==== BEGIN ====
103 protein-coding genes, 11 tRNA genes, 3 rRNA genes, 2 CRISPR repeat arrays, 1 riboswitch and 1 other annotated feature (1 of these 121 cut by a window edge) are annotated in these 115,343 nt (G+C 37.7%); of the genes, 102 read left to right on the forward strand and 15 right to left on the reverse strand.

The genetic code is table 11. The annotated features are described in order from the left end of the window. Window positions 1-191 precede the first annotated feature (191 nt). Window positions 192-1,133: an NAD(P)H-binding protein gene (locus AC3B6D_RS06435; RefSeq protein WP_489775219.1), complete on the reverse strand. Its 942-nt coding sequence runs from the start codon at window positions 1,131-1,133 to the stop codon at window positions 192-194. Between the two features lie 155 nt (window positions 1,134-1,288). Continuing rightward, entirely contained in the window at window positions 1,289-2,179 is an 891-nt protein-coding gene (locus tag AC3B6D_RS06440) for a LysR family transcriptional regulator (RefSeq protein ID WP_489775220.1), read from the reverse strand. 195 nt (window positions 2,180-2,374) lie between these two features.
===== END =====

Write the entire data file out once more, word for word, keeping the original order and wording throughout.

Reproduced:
103 protein-coding genes, 11 tRNA genes, 3 rRNA genes, 2 CRISPR repeat arrays, 1 riboswitch and 1 other annotated feature (1 of these 121 cut by a window edge) are annotated in these 115,343 nt (G+C 37.7%); of the genes, 102 read left to right on the forward strand and 15 right to left on the reverse strand.

The genetic code is table 11. The annotated features are described in order from the left end of the window. Window positions 1-191 precede the first annotated feature (191 nt). Window positions 192-1,133: an NAD(P)H-binding protein gene (locus AC3B6D_RS06435; RefSeq protein WP_489775219.1), complete on the reverse strand. Its 942-nt coding sequence runs from the start codon at window positions 1,131-1,133 to the stop codon at window positions 192-194. Between the two features lie 155 nt (window positions 1,134-1,288). Continuing rightward, entirely contained in the window at window positions 1,289-2,179 is an 891-nt protein-coding gene (locus tag AC3B6D_RS06440) for a LysR family transcriptional regulator (RefSeq protein ID WP_489775220.1), read from the reverse strand. 195 nt (window positions 2,180-2,374) lie between these two features.